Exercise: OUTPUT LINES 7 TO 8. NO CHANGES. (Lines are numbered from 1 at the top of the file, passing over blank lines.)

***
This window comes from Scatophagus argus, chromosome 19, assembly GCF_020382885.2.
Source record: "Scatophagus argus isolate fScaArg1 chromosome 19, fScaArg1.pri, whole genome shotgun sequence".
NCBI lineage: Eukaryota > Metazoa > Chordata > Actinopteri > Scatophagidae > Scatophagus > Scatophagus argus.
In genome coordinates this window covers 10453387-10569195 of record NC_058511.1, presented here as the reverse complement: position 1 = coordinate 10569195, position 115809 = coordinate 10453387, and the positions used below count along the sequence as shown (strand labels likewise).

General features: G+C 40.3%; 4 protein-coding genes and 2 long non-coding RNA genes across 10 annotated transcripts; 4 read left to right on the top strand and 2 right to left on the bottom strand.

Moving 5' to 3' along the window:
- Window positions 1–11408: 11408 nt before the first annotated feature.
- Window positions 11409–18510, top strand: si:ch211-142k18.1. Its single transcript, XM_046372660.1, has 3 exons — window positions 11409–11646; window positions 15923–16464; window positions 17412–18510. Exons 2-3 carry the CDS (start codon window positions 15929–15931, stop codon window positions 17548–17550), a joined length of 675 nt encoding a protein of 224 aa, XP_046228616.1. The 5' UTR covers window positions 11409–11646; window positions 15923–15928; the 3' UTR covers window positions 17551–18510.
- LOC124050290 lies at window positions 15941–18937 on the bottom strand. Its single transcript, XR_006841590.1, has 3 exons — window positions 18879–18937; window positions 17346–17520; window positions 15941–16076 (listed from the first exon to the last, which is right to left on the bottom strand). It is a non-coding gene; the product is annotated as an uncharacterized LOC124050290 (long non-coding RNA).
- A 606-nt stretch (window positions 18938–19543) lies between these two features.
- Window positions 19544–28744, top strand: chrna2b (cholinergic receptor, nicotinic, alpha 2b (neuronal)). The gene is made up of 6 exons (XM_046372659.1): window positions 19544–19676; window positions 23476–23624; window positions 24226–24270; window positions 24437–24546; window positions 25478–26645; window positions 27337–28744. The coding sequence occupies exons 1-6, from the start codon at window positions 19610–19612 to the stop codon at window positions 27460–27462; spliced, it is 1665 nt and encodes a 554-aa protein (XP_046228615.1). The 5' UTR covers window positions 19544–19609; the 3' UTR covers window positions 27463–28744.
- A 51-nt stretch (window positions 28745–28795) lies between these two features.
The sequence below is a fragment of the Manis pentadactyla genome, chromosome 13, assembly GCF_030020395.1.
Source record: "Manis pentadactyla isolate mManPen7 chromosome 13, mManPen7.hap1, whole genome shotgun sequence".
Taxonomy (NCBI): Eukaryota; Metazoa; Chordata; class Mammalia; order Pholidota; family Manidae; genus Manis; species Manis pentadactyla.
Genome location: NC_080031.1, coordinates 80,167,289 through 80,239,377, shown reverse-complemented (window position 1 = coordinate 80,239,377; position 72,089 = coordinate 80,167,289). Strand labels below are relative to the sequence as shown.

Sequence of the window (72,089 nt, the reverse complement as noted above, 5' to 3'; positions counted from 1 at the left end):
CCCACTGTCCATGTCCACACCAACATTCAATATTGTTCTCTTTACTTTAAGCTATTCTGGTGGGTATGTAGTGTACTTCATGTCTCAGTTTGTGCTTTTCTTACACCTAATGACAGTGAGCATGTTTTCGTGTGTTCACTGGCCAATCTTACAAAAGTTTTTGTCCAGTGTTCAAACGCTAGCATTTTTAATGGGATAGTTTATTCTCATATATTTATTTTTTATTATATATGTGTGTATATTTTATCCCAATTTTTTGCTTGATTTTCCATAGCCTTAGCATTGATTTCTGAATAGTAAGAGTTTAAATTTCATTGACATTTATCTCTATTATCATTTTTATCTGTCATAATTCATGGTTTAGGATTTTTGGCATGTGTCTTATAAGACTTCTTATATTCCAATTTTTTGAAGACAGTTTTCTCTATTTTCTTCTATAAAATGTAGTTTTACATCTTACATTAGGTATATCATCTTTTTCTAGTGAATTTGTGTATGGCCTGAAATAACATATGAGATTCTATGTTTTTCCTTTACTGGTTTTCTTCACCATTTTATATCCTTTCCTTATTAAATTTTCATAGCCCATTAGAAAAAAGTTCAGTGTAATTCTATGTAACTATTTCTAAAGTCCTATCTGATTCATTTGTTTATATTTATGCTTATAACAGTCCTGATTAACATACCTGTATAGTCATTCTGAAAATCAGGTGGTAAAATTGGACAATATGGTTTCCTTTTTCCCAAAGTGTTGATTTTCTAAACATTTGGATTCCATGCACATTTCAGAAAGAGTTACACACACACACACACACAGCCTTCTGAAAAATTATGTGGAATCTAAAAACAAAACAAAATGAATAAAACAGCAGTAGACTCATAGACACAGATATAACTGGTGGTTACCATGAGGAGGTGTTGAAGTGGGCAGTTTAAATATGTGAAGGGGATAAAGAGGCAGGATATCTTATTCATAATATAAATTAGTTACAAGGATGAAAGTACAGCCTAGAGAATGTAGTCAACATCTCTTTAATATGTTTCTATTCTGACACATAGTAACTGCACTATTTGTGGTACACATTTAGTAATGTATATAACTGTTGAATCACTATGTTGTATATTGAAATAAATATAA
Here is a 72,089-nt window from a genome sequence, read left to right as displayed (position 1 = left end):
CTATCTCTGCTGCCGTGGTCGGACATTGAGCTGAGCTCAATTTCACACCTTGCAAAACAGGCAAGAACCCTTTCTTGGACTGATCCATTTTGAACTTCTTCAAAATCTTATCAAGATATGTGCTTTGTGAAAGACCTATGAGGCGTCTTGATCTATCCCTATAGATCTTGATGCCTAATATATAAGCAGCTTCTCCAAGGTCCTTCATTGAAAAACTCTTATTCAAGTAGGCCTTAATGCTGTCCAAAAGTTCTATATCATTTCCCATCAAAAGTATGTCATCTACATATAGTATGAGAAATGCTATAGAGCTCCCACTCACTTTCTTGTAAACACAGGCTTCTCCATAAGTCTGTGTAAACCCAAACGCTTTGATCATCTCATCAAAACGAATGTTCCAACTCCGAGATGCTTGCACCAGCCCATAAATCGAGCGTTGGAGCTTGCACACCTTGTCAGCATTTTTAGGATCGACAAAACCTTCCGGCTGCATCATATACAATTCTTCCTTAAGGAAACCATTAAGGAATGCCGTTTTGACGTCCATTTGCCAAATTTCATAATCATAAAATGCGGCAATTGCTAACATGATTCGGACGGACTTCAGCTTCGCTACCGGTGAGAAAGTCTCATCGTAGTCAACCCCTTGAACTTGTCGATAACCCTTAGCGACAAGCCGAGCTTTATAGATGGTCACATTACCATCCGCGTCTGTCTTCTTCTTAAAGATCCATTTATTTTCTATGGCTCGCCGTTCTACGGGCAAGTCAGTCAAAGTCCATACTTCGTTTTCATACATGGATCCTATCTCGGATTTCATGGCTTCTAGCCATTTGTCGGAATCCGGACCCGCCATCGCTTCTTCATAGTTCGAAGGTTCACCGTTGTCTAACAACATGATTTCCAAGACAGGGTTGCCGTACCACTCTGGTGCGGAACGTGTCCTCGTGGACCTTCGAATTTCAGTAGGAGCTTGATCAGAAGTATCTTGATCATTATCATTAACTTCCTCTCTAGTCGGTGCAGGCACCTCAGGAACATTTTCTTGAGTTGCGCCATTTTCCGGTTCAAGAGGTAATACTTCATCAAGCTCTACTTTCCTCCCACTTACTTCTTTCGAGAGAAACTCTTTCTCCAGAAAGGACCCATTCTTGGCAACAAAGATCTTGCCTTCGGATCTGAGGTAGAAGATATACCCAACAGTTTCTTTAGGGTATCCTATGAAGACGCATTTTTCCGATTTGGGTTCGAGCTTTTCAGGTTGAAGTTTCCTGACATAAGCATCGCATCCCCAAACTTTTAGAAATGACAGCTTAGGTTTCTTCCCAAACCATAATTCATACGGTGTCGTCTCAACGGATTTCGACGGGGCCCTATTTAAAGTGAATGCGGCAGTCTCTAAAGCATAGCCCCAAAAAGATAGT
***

- Window positions 1–11408: 11408 nt before the first annotated feature.
- Window positions 11409–18510, top strand: si:ch211-142k18.1. Its single transcript, XM_046372660.1, has 3 exons — window positions 11409–11646; window positions 15923–16464; window positions 17412–18510. Exons 2-3 carry the CDS (start codon window positions 15929–15931, stop codon window positions 17548–17550), a joined length of 675 nt encoding a protein of 224 aa, XP_046228616.1. The 5' UTR covers window positions 11409–11646; window positions 15923–15928; the 3' UTR covers window positions 17551–18510.